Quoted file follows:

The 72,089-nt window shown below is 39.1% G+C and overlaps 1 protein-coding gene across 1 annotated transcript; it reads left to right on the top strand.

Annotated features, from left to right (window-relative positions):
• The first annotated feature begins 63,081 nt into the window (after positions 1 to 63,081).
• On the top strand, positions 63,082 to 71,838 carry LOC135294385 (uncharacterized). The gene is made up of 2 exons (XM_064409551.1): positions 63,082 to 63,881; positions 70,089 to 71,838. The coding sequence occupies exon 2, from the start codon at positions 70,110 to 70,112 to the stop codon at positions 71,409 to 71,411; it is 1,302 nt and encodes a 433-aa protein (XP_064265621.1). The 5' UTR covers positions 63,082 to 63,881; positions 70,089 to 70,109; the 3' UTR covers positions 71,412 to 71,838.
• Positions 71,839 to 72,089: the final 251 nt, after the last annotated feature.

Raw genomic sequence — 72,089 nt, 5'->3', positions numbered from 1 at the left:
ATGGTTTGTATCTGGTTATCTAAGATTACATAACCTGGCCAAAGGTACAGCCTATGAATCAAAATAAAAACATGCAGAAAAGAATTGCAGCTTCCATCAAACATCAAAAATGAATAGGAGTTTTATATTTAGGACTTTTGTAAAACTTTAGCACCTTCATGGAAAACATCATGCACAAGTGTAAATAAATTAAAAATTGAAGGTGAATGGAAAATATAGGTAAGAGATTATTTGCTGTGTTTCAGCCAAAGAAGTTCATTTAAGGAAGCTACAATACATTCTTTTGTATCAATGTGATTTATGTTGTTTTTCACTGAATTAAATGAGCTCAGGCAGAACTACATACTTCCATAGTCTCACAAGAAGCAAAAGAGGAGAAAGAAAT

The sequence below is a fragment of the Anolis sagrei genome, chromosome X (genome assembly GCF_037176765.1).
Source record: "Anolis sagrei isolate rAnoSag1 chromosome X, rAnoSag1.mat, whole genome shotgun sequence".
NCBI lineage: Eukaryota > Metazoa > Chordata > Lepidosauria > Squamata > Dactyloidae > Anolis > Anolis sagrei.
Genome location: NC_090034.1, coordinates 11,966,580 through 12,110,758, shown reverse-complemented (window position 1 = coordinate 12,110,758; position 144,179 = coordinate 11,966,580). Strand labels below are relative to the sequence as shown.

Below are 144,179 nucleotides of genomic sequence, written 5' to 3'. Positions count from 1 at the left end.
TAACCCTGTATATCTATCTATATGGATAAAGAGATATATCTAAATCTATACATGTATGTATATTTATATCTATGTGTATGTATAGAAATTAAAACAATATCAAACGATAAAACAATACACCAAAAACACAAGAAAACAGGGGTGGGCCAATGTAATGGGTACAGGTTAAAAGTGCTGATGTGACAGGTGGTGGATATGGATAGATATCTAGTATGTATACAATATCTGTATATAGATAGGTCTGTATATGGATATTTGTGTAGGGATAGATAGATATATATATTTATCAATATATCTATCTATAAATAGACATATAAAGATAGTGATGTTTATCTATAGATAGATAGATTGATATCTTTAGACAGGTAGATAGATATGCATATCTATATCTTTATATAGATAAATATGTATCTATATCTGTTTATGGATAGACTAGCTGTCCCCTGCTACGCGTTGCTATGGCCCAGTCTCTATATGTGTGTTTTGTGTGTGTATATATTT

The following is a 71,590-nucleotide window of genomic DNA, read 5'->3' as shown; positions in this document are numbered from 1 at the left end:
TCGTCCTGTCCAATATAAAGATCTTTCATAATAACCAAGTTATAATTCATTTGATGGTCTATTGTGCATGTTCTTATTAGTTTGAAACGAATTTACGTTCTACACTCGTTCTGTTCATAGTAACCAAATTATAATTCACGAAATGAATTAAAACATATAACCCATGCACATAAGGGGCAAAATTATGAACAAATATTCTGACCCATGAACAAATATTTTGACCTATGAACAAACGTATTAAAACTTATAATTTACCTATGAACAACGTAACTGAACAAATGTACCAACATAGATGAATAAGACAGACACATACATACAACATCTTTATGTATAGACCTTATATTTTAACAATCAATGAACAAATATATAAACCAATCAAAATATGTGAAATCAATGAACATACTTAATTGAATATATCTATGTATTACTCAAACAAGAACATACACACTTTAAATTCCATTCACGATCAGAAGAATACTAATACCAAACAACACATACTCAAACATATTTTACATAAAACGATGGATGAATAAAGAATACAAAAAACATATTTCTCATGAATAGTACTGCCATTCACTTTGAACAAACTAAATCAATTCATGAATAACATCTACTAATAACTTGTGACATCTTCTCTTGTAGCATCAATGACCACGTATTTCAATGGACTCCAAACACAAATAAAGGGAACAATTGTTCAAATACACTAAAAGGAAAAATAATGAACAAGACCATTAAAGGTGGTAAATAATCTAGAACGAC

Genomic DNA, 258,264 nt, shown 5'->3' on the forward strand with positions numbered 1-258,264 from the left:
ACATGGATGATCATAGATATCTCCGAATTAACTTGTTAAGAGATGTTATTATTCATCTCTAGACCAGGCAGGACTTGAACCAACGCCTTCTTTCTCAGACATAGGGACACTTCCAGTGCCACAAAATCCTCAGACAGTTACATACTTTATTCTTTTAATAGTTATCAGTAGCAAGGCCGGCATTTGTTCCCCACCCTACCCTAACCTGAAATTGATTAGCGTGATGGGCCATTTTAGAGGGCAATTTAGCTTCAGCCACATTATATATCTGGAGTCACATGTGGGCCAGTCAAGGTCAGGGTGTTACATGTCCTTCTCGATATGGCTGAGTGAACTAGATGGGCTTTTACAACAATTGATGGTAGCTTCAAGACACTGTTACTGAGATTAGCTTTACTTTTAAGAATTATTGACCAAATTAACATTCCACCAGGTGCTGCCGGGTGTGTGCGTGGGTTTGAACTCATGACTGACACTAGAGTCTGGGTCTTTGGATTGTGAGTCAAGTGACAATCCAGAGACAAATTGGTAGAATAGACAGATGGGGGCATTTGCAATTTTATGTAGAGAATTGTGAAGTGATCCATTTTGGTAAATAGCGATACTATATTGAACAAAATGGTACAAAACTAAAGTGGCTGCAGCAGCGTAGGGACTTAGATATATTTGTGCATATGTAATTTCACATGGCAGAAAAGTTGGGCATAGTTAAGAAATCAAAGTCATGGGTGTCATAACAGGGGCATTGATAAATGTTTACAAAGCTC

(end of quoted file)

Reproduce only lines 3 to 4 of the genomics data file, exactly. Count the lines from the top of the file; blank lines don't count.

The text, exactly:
• The first annotated feature begins 63,081 nt into the window (after positions 1 to 63,081).
• On the top strand, positions 63,082 to 71,838 carry LOC135294385 (uncharacterized). The gene is made up of 2 exons (XM_064409551.1): positions 63,082 to 63,881; positions 70,089 to 71,838. The coding sequence occupies exon 2, from the start codon at positions 70,110 to 70,112 to the stop codon at positions 71,409 to 71,411; it is 1,302 nt and encodes a 433-aa protein (XP_064265621.1). The 5' UTR covers positions 63,082 to 63,881; positions 70,089 to 70,109; the 3' UTR covers positions 71,412 to 71,838.